But in 1897, she hits her stride, and although a different characters, the PT Angelique is more compelling perhaps because she is a better chess player. And Barnabas is a more active protagonist at this point, which also helps.

  3. You do have to give Barnabas props here. This is the first time he really seems to go through with sacrificing himself for another person. Oh, he’s TALKED a good game before, he might have married Angelique, but he totally expected to dump her & run off at the first opportunity, etc., etc. So props for him being a grown up.
    I do think the big problem with the storyline is that Vampire Barnabas seems to be the same as non-Vampire Barnabas. I mean he doesn’t even seem to be taking strolls in the sunlight. It’s still night most of the time when he’s scurrying around. So why do we care. It’s like saying the point of the dream curse is to make him wear red underwear instead of blue underwear, who cares and how would we even know.
    I always figured the skeleton bride was Josette although I don’t know what the point of it is.
    Finally as always “Vicki is an idiot.” I wouldn’t credit Vicki with knowing what Direct Decedent means or that England isn’t where she’s standing.

    1. Yes, the “vampire Barnabas” vs. “non-vampire” Barnabas doesn’t have the distinction it should. The pre-1795 Barnabas was a cold, calculating monster but enough time has passed for the audience that no one believes or even thinks that he’ll become that character again as a vampire (and he didn’t when he’s a vampire in 1897, 1970, and 1840). We do remember the ill effects of Angelique’s curse from 1795 — “everyone who loves you will die” — but we also have no reason to believe that would affect anyone at present-day Collinwood. Certainly, becoming an undead creature of the night could throw a crimp into his romantic life, but that’s non-existent — for some reason, the series decided to remove any romantic triangle tension and have Vicki decisively declare her love for Jeff Clark. Barnabas isn’t in the running, so basically, there are no stakes. And that’s what’s been the death of the Dream Curse storyline.

      Barnabas was human for almost a year (April 1968 to March 1969 when the series goes to 1897). It was always a strange choice. As someone pointed out, Barnabas works best as a romantic figure (in the classic sense). It’s compelling to hear him pine for the sunrise but once he actually becomes human, then he’s just like us, who’d rather sleep in than bother to get up and see it. The scene when Barnabas is just hanging out reading a book underscores how mundane his humanity is when realized. Dramatically, now would be the time for Barnabas to be as exuberantly happy as possible — Vicki should be in love with him, they should even be planning a wedding, while Jeff is actively pursuing Vicki and she’s not sure if he’s Peter Bradford or not (instead, the series chooses to have her certain of this fact). Angelique’s curse could then threaten to actually do some damage. And the slow creep of the dream curse might then pay off with some suspense because it would come closer to Barnabas just as he’s coming closer to true happiness. Instead, he just stands still.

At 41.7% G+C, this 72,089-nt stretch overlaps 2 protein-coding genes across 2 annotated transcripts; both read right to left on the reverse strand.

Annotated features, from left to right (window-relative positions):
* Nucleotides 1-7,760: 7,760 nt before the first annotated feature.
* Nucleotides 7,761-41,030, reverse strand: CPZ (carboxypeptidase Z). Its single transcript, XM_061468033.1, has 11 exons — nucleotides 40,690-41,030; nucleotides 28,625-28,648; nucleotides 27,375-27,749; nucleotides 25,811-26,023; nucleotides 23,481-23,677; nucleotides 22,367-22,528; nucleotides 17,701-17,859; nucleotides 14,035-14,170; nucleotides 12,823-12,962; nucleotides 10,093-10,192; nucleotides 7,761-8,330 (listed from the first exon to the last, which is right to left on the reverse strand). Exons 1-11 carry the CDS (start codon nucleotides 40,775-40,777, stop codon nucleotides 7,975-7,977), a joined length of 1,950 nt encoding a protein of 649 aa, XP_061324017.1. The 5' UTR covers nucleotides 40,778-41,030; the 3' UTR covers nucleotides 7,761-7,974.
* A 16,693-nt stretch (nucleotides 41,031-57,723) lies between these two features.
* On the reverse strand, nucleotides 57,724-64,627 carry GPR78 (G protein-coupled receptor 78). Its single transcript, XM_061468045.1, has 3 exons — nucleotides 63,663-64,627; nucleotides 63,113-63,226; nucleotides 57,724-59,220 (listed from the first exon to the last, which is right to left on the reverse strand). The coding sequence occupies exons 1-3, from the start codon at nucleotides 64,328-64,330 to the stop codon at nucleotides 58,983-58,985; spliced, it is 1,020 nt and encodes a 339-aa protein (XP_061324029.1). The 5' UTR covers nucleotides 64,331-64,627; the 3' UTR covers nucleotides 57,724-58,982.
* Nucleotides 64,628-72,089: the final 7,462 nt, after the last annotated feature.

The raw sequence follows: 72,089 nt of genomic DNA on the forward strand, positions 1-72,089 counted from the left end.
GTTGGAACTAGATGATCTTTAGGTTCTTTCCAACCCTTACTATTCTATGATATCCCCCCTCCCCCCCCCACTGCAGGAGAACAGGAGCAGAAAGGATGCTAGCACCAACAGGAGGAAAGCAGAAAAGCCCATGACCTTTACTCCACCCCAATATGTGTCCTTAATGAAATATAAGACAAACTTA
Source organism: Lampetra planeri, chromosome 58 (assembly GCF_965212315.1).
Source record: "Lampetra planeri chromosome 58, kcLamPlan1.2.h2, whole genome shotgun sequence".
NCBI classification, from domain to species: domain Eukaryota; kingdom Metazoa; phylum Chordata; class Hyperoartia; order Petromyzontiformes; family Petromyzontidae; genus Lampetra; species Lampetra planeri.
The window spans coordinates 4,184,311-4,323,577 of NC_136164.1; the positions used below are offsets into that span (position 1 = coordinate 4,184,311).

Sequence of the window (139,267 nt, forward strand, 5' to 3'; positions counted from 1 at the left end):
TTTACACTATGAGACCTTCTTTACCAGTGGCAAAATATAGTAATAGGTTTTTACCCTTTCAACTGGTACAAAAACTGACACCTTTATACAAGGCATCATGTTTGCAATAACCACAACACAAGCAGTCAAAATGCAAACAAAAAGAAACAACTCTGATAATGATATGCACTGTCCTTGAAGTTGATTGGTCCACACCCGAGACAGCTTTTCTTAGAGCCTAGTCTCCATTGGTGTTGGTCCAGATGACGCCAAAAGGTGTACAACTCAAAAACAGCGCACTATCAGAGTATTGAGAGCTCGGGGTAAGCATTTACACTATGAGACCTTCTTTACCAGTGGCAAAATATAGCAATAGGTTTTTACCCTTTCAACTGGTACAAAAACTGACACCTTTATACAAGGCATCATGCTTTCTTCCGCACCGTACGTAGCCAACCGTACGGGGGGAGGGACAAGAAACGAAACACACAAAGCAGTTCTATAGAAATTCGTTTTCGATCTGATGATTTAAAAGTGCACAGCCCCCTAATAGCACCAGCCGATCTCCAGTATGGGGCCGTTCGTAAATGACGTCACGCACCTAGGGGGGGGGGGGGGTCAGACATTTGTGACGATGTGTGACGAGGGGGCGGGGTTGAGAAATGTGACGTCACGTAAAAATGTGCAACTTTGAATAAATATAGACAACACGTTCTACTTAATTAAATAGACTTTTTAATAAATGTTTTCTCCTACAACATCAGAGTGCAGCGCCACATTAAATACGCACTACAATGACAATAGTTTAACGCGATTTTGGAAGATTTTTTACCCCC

4. It did seem from the outset that the Dream Curse was redundant in that it could never achieve what it was meant to given what the audience already knows about the significance of Adam’s existence in relation to Barnabas–“if they both live”.

    Very early on in the storyline when one of the doors is being opened and we see the headless monster, we hear the sound of macabre laughter–this sounds very much like Dan Curtis, which would be the only time we actually hear his voice on the show. I wonder if indeed it was Dan Curtis who volunteered for that particular voiceover.

  5. The Dream Curse was a double edged sword for me. It had great potential as a revelatory device – exploring the psychological makeup of various character fears, etc. It had some moments, for sure. But it ended up more as a chain letter from hell, drafted on smudgy mimeograph paper, but without the satisfying fresh smell of ink. On a side note, that sleeping pill that Barnabas takes looks suspiciously like a refugee from a bottle of Rexall Super Plenamins . . . .